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Five tips to help you prepare for the end of the tax year

Taking the time to organise your business’s finances and affairs at the end of the financial year can help you spring into 2024/25 with confidence.

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As the new financial year dawns, getting organised can give you peace of mind

The 2023/24 tax year draws to a close on 5 April, and on 6 April the new 2024/25 tax year begins.

And while the pubs and clubs are unlikely to be charging big money for a ticket to a glittery New (Tax) Year’s Eve bash - it’s still a date that should be highlighted in your business diary. 

It’s an opportunity to organise your business’s finances, finish your filing for the year and prepare for the year ahead. So to help with this, here are my five tips to help you bid farewell to 2023/24 and greet 2024/25 confidently with open arms.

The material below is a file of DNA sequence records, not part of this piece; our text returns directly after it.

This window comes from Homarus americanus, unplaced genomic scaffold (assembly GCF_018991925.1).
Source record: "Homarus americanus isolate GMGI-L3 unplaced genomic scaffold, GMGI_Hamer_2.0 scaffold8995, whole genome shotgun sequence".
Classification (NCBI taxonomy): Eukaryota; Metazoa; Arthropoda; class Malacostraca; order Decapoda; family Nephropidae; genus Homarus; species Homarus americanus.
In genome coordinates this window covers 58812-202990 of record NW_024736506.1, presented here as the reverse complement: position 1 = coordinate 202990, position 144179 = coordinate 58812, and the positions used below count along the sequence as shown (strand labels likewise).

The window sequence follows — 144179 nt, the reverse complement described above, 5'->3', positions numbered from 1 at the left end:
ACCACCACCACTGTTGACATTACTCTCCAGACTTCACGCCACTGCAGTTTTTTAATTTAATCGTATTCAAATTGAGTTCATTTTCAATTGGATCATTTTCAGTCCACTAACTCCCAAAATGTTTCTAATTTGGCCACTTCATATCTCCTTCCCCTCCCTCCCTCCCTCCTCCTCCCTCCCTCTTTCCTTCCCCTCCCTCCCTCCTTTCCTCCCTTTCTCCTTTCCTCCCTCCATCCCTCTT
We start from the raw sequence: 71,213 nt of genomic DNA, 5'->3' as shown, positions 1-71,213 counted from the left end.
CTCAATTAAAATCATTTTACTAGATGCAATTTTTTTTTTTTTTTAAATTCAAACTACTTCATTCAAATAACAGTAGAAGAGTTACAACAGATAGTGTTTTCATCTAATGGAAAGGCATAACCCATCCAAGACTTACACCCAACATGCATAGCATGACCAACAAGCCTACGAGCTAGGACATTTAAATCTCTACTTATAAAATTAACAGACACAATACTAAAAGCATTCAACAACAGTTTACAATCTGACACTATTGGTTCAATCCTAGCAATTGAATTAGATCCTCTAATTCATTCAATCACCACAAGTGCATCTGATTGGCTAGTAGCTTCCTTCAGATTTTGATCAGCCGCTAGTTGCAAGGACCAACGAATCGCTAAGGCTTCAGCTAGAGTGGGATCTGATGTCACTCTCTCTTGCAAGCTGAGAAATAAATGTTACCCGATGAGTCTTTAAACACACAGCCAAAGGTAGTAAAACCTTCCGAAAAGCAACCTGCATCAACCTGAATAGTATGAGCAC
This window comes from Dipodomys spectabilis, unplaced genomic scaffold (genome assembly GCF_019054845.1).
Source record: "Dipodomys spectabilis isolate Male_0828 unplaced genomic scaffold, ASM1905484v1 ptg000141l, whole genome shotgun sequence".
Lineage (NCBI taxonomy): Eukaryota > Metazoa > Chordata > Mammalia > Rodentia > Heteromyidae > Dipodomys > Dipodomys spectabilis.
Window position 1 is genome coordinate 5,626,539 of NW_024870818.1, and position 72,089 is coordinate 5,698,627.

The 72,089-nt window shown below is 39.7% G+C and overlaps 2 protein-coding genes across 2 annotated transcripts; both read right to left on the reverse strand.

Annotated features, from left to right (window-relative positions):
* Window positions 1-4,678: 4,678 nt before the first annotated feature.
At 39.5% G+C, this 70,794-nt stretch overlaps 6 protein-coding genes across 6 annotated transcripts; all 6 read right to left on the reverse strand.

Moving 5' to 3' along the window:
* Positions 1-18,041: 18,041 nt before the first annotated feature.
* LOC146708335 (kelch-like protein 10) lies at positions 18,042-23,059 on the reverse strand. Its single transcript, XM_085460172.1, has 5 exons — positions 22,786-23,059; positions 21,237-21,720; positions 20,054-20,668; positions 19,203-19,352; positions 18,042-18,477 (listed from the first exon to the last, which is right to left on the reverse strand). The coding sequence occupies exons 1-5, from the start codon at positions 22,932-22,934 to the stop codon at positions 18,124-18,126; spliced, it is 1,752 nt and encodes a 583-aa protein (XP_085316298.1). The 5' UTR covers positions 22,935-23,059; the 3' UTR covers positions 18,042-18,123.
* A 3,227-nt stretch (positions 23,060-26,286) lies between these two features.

1. Get your calendar in order

A new tax year means a refreshed set of tax dates for your diary. And while we might not count down the days to these like we might a birthday or Bank Holiday, forgetting when they are or not preparing for them accordingly can’t be rectified by just sending a belated greeting card.

Here are the dates you need to know:

6 April, 2024 - the first day of the 2024/25 tax year - Any new tax rates and rules kick in (although the new National Living Wage and National Minimum Wage rates come into effect slightly earlier on 1 April, 2024) and, if you’re really organised, you can file your 2023/24 tax return from this date.